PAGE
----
Before beginning to design your course, we recommend that you consider a number of factors about the situation, including:
Gathering information about and reflecting on these things—some probably more relevant than others, for your particular course—can inform important course design decisions. Even if you teach from a syllabus that your department provides, it is still helpful to consider some of these elements when determining your teaching strategies and planning community-building initiatives.
For example, if your course is an advanced course for students aiming to enter a certain profession, you could design opportunities for students to connect with professionals working in the field. Or, if there is new knowledge emerging in your field that is changing the way scholars understand the subject matter, you can design class activities and assignments around these turning points.
In other words, it’s worth considering what the students are going to be able to bring to the class. These factors will affect the kind of workload and activities your students are ready for, the teaching styles they’ll respond to best, the richness and number of potential complications in classroom dynamics, and the level of work they’re prepared to handle.
In other words, it’s worth considering what you are going to be able to bring to the class. Being conscious of these factors will help you decide what learning goals you want the students to pursue, what work you need to do before the course begins (and while the course is running) to be ready to teach, what materials and subjects you want to include in the course, and what particular insights and opportunities you’re able to provide.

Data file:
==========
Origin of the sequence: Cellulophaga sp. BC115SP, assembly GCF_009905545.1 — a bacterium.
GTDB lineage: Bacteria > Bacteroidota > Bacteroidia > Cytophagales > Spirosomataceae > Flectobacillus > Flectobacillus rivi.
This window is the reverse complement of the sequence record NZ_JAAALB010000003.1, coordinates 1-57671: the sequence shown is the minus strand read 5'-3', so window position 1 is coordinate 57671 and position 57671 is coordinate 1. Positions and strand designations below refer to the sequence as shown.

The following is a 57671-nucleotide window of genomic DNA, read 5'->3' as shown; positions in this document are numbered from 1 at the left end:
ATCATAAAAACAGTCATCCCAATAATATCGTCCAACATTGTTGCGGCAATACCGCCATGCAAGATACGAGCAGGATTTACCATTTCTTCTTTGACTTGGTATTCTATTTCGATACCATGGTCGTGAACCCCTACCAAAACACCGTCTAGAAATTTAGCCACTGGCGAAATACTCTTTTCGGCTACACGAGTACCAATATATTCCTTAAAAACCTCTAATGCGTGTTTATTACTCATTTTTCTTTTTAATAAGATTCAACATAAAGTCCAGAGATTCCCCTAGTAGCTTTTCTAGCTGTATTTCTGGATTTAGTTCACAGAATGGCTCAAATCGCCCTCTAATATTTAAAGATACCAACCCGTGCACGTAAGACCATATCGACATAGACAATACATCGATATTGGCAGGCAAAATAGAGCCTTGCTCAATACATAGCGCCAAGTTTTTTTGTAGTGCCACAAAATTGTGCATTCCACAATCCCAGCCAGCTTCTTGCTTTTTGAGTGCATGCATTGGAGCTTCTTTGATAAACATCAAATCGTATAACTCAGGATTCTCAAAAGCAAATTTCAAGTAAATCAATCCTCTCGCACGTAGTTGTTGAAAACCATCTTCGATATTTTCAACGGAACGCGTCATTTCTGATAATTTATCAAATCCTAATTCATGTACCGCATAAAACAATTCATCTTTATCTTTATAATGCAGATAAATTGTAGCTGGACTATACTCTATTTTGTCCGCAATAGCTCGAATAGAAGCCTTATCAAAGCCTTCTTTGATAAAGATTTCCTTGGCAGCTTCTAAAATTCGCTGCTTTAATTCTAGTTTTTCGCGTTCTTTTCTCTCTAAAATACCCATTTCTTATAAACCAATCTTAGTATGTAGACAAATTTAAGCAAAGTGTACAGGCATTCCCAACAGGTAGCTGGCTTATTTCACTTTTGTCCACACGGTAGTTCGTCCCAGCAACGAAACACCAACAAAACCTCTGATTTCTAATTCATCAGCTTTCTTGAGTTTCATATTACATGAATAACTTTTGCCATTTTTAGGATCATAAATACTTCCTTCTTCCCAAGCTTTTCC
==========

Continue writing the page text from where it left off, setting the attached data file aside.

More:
If there is new knowledge emerging in your field that is changing the way scholars understand the subject matter, you can design class activities and assignments around these turning points; if you have access to successful teaching strategies and activities that have been used in this discipline in the past, you may want to use them yourself; you can also consider having students engage in activities similar to what professionals do in the field.
Thinking through these factors will help you to decide what material (and what level of material) to cover; what opportunities to include—if you’re teaching an advanced course for students aiming to enter a particular profession, for example, you could design opportunities for students to connect with professionals working in the field; how much to emphasize lectures or class discussions; and how to divide up the material across the length of the semester, among other things.
Please reach out to us at email@example.com if you'd like to have a conversation with someone at CNDLS about these or other teaching issues.